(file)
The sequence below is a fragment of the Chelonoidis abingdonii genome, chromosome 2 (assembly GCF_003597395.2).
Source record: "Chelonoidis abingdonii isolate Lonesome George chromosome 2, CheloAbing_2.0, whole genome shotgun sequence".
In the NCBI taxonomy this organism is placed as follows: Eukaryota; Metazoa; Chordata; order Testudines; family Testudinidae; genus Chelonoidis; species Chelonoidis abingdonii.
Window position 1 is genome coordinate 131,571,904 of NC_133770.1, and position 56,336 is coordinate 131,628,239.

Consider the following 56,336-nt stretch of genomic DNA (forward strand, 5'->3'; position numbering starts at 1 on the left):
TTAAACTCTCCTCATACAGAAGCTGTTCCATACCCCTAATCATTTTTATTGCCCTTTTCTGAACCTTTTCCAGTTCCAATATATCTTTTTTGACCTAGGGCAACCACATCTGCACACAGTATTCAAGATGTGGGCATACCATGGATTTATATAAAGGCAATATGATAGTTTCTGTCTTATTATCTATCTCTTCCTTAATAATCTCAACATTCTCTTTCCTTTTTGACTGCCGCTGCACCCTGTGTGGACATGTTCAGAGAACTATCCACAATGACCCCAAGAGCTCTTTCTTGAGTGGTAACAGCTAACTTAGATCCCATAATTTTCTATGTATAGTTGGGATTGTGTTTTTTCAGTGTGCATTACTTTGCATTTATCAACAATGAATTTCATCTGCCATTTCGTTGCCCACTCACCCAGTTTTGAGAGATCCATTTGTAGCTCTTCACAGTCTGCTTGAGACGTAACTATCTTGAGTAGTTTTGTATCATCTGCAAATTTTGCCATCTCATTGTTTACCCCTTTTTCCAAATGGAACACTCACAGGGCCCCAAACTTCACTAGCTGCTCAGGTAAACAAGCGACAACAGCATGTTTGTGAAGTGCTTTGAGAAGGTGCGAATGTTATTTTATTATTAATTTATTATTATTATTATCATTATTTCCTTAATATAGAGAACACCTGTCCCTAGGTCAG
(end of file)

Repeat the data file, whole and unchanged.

The sequence below is a fragment of the Chelonoidis abingdonii genome, chromosome 2 (assembly GCF_003597395.2).
Source record: "Chelonoidis abingdonii isolate Lonesome George chromosome 2, CheloAbing_2.0, whole genome shotgun sequence".
In the NCBI taxonomy this organism is placed as follows: Eukaryota; Metazoa; Chordata; order Testudines; family Testudinidae; genus Chelonoidis; species Chelonoidis abingdonii.
Window position 1 is genome coordinate 131,571,904 of NC_133770.1, and position 56,336 is coordinate 131,628,239.

Consider the following 56,336-nt stretch of genomic DNA (forward strand, 5'->3'; position numbering starts at 1 on the left):
TTAAACTCTCCTCATACAGAAGCTGTTCCATACCCCTAATCATTTTTATTGCCCTTTTCTGAACCTTTTCCAGTTCCAATATATCTTTTTTGACCTAGGGCAACCACATCTGCACACAGTATTCAAGATGTGGGCATACCATGGATTTATATAAAGGCAATATGATAGTTTCTGTCTTATTATCTATCTCTTCCTTAATAATCTCAACATTCTCTTTCCTTTTTGACTGCCGCTGCACCCTGTGTGGACATGTTCAGAGAACTATCCACAATGACCCCAAGAGCTCTTTCTTGAGTGGTAACAGCTAACTTAGATCCCATAATTTTCTATGTATAGTTGGGATTGTGTTTTTTCAGTGTGCATTACTTTGCATTTATCAACAATGAATTTCATCTGCCATTTCGTTGCCCACTCACCCAGTTTTGAGAGATCCATTTGTAGCTCTTCACAGTCTGCTTGAGACGTAACTATCTTGAGTAGTTTTGTATCATCTGCAAATTTTGCCATCTCATTGTTTACCCCTTTTTCCAAATGGAACACTCACAGGGCCCCAAACTTCACTAGCTGCTCAGGTAAACAAGCGACAACAGCATGTTTGTGAAGTGCTTTGAGAAGGTGCGAATGTTATTTTATTATTAATTTATTATTATTATTATCATTATTTCCTTAATATAGAGAACACCTGTCCCTAGGTCAG